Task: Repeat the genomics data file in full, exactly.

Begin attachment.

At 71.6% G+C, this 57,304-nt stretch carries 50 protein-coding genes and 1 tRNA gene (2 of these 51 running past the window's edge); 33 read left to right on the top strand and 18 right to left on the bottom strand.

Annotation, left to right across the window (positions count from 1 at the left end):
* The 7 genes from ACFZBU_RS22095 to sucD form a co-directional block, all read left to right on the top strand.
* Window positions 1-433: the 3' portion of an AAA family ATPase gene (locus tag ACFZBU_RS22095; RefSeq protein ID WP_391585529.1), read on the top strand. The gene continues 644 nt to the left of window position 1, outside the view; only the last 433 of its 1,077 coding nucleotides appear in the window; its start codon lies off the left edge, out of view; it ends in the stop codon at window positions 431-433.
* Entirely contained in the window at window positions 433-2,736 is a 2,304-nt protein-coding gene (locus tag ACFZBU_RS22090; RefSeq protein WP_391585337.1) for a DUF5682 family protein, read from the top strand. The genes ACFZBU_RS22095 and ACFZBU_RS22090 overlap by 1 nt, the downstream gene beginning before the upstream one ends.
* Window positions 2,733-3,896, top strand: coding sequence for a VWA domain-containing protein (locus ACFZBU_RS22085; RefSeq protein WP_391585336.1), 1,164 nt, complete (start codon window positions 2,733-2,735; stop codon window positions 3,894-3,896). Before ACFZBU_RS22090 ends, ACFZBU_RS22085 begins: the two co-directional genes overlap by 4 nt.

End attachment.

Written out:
At 71.6% G+C, this 57,304-nt stretch carries 50 protein-coding genes and 1 tRNA gene (2 of these 51 running past the window's edge); 33 read left to right on the top strand and 18 right to left on the bottom strand.

Annotation, left to right across the window (positions count from 1 at the left end):
* The 7 genes from ACFZBU_RS22095 to sucD form a co-directional block, all read left to right on the top strand.
* Window positions 1-433: the 3' portion of an AAA family ATPase gene (locus tag ACFZBU_RS22095; RefSeq protein ID WP_391585529.1), read on the top strand. The gene continues 644 nt to the left of window position 1, outside the view; only the last 433 of its 1,077 coding nucleotides appear in the window; its start codon lies off the left edge, out of view; it ends in the stop codon at window positions 431-433.
* Entirely contained in the window at window positions 433-2,736 is a 2,304-nt protein-coding gene (locus tag ACFZBU_RS22090; RefSeq protein WP_391585337.1) for a DUF5682 family protein, read from the top strand. The genes ACFZBU_RS22095 and ACFZBU_RS22090 overlap by 1 nt, the downstream gene beginning before the upstream one ends.
* Window positions 2,733-3,896, top strand: coding sequence for a VWA domain-containing protein (locus ACFZBU_RS22085; RefSeq protein WP_391585336.1), 1,164 nt, complete (start codon window positions 2,733-2,735; stop codon window positions 3,894-3,896). Before ACFZBU_RS22090 ends, ACFZBU_RS22085 begins: the two co-directional genes overlap by 4 nt.